September 7, 2015


[Thailand’s military, which seized power from a democratically elected government in May 2014, has given vague promises about a return to democracy. But it seems to be in no hurry to do it.]


Thienchay Kiranandana, chairman of the National Reform Council, in Bangkok
on Sunday after council members voted against a draft constitution.
BANGKOK Thailand’s military junta on Sunday extended its rule by at least seven months when its handpicked reform council rejected a constitution written by its own drafting committee.
The vote was described by some commentators as political theater and contributed to what appears to be growing cynicism in Thailand toward the military’s reign. The vote in the National Reform Council was 135 against the constitution and 105 in favor. The junta will now appoint another body to start the process of writing a new constitution, a process that keeps the military in power well into 2016.
Thitinan Pongsudhirak, one of the country’s most prominent commentators, described the rejection of the constitution as “a sideshow in the junta’s prolonged and indefinite rule.”
Thailand’s military, which seized power from a democratically elected government in May 2014, has given vague promises about a return to democracy. But it seems to be in no hurry to do it.
Sangsit Phiriyarangsan, a member of the National Reform Council who voted to pass the constitution, said he believed it was voted down because of a desire to postpone elections.
“They are afraid that if an election takes place, it may lead to indefinite chaos,” he said on Thai television. “They are in agreement that we should extend the junta’s rule to govern the country.”
If the constitution had passed, it would have been put forward in a national referendum in January.
The military has absolute power in Thailand; the only remaining prominent elected official is the governor of Bangkok. Political parties are barred from politicking, and the junta last week revoked the passport of an outspoken politician.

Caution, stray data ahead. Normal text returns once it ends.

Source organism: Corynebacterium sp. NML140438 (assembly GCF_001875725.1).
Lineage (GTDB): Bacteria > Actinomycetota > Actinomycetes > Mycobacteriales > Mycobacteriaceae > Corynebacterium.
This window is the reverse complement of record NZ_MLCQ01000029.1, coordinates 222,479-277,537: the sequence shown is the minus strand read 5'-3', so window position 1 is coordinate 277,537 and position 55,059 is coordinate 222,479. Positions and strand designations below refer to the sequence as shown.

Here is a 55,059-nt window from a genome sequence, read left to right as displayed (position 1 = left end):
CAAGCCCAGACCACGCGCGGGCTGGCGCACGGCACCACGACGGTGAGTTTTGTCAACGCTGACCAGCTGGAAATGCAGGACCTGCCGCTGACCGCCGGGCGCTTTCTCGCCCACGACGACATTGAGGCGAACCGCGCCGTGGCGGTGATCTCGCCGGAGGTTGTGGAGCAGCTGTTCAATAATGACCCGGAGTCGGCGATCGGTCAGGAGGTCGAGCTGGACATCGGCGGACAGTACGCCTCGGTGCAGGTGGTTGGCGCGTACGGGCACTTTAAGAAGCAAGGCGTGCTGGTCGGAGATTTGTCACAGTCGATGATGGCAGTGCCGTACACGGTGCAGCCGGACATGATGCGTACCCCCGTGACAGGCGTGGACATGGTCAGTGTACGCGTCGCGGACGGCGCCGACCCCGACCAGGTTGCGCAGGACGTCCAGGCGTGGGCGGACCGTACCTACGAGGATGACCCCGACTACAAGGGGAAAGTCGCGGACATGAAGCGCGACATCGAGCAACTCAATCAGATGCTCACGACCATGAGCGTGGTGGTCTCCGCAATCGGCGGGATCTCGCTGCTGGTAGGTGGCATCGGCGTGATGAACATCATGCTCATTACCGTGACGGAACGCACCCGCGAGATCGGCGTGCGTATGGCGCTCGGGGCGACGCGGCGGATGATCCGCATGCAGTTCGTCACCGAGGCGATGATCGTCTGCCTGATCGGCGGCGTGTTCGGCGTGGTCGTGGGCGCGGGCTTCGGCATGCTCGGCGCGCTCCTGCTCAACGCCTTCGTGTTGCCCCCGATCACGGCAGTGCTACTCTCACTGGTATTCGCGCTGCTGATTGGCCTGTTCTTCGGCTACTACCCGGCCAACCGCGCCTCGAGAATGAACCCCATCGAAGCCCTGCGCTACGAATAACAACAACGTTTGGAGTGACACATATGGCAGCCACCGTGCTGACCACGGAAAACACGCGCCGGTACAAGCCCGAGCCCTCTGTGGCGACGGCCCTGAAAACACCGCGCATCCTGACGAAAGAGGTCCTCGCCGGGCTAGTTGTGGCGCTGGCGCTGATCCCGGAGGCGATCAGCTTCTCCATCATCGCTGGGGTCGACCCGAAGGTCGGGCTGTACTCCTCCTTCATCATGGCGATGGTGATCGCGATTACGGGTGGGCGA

Analysts said there were genuine disagreements and concerns about the draft constitution, including a provision that would have allowed for a “crisis” panel, including military members, to take control during times of “conflict that leads to violence.”
Yet after appointing the constitutional drafting committee and overseeing the writing of the charter, the military itself appeared to take a leading role in scuttling it. More than two dozen military members of the National Reform Council voted against it on Sunday.
Borwornsak Uwanno, the head of the constitutional drafting committee, said after the vote that most military members of the council “had to listen to their senior people,” suggesting the rejection of the constitution was orchestrated.
Jatupon Prompan, the chairman of a political movement known as the Red Shirts, said the constitutional drafting process was a “no-lose” proposition for the military.
If it had been passed, the country would have been stuck with what he described as a constitution that circumscribes democracy. Now with the rejection, the military can retain power.
“Whether it passed or not, the junta would have won,” he said.
Ultimately, the rejection of the constitution appeared to be a victory for the political movement led by members of the Thai elite whose debilitating protests against the elected government last year led to the military coup.
The leaders of the group, known as the People’s Democratic Reform Committee, or P.D.R.C., argue that Thailand is not ready for electoral democracy until unspecified reforms are carried out. They blocked elections last year.
Gen. Lertrat Ratanavanich, a member of the National Reform Council, said many of those who voted against the constitution believed in “reforms before elections,” the mantra of the P.D.R.C.
Postponing elections is “good for the country from their perspective,” he said.
There is no organized resistance against military rule, which comes at a time when the nation’s long-reigning king is ill.
Under the junta’s own rules, it must establish a new constitutional drafting committee within 30 days. The committee will have 180 days to write a new constitution.
The new constitution, however, will not be subject to a vote by the reform council and will instead be submitted directly to a referendum.

Poypiti Amatatham contributed reporting.

@ The New York Times